A poster boy of Congress in Mizoram, four-time Chief Minister Lal Thanhawla is a stalwart in the state politics and has been in and out of power for the past three decades.
Seventy-one-year-old Lal Thanhawla is poised to become chief minister for the fifth time after steering the Congress to retain power. He won from both Serchhip and Hrangturzo today, the two seats he contested. He first became chief minister of the northeastern state in 1984.
From a low-level government official, Lal Thanhawla’s rise in the Congress ranks has been nothing short of meteoric. He has been the architect of each and every electoral success the party has achieved in this hill state after it attained statehood in 1987.
Lal Thanhawla also worked as a journalist for various periodicals. He was Founder-President of Mizoram Journalists Association. He started his career as a recorder in the office of the Inspector of Schools in the Mizo District Council before going on to join the Assam Co-operative Apex Bank as a dealing assistant in 1963-64. During this time, he also completed his graduation from AizawlCollege.
Mizoram -- then a district council under Assam – was undergoing an unrest and the Mizo National Front led by Laldenga was fighting for separate statehood. The MNF was looking for educated young people and persistently wooed Lal Thanhawla to join them.
Although apprehensive of joining a seccessionist movement, he became a member of the MNF and was soon made its ‘foreign secretary’. In 1967, the government arrested him on charges of sedition and he was sent to the Nagaon Jail in Assam, where he remained until his release in 1969.
Born on May 19, 1942 at the PresbyterianSynodHospital in Durtlang near Aizawl, Lal Thanhawla is the president of the Mizoram Pradesh Congress Committee since 1973 till date.
He was first elected to the state assembly in 1978 from Mizoram-Myanmar border Champhai constituency and was re-elected in 1979 from the same seat.
The Congress party defeated the ruling People's Conference led by the then chief minister Brig. Thenphunga Sailo in 1984 when Lal Thanhawla, elected from Serchhip seat became the third chief minister of Mizoram.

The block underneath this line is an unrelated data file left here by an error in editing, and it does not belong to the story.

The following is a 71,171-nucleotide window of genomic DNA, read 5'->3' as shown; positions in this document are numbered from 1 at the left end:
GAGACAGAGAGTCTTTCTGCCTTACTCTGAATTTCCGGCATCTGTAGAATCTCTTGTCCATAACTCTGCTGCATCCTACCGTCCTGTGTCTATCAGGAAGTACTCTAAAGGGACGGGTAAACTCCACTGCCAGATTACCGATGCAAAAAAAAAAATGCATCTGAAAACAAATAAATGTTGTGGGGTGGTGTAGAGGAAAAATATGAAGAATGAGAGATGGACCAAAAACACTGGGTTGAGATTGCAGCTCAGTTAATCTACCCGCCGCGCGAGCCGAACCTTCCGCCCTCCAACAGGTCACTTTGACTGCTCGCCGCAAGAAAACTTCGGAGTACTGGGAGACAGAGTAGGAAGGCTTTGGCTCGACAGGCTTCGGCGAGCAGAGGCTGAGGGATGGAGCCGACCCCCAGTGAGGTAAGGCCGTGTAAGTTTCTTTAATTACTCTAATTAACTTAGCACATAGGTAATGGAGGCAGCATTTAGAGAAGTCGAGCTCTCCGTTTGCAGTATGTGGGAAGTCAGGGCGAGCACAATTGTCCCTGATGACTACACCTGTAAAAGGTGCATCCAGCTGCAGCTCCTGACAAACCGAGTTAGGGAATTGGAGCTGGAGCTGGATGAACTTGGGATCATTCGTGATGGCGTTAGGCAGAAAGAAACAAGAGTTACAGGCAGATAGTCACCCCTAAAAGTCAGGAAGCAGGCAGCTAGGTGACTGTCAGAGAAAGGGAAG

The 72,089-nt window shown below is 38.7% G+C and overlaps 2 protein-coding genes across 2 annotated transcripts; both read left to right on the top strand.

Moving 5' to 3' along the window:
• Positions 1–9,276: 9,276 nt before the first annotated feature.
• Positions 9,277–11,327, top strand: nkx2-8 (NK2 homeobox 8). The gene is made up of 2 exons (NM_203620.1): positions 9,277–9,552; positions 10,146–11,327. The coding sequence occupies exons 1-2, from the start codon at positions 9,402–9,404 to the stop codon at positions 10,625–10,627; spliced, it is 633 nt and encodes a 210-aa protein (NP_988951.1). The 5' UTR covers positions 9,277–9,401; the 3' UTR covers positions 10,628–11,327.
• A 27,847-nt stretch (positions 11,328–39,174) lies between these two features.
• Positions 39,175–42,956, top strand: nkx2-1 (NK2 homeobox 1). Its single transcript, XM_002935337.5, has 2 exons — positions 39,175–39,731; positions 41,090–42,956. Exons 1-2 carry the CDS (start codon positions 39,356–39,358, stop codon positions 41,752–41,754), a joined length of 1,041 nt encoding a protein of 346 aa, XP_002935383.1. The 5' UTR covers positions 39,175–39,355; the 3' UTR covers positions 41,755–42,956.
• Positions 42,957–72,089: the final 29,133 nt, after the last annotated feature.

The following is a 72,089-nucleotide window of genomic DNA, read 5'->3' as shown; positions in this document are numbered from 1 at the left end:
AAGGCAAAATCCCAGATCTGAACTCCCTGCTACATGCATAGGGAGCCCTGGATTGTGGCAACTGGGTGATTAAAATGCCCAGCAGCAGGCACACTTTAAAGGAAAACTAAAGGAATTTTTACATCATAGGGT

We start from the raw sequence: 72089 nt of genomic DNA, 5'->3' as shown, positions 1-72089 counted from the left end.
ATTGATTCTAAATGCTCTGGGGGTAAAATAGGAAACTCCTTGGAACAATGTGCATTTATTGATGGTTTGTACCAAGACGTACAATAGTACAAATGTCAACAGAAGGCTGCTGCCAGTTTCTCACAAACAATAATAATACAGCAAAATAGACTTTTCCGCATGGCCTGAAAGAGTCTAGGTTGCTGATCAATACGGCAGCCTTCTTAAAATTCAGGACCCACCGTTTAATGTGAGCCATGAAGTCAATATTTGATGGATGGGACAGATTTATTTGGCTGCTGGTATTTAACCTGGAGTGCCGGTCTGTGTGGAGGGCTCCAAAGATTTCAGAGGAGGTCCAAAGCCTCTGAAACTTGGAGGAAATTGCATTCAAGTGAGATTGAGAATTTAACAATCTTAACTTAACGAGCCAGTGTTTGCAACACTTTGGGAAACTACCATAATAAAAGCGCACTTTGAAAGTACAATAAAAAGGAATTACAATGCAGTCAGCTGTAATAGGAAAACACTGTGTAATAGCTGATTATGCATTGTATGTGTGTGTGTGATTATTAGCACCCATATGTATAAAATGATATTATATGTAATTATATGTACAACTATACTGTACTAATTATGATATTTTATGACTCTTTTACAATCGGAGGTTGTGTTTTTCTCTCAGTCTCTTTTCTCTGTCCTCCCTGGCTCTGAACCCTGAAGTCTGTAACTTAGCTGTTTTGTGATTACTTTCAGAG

After the historic Mizo Peace Accord was signed on June 30, 1986, Lal Thanhawla vacated his chair in favour of Laldenga of the erstwhile underground Mizo National Front leader and was inductd as deputy chief minister under Laldenga in the interim MNF-Congress coaltition government.
Lal Thanhawla was elected again from Serchhip seat in the 1987 assembly polls, but had to sit in the opposition as the MNF won the polls and Laldenga became the first chief minister after Mizoram attained statehood on February 20, 1987.
Laldenga's MNF ministry was toppled by the Congress in September, 1988 and the state was placed under President's rule and fresh elections ordered. Lal Thanhawla returned to power in the 1989 assembly polls when the Congress and the MNF (Democrats) forged alliance and he was installed for the second time as chief minister.
The Congress and the Mizoram Janata Dal led by Brig Thenphunga Sailo (now Mizoram People's Conference) forged alliance and won the state assembly polls in 1993 enabling Lal Thanhawla to continue as the chief minister.
He, however, was defeated in 1998 assembly polls and even lost his Serchhip seat for the first time to a retired engineer K Thangzuala of the MNF.
The MNF ministry led by Zoramthanga, former underground MNF leader and close aide of the late Laldenga, came to power leaving Lal Thanhawla in the political wilderness for five years though he continued to lead the Congress despite a plethora of rebellions mainly due to graft cases pending against him.
He was again elected from his home turf -- the Serchhip seat in 2003 and became leader of the opposition during the second MNF term.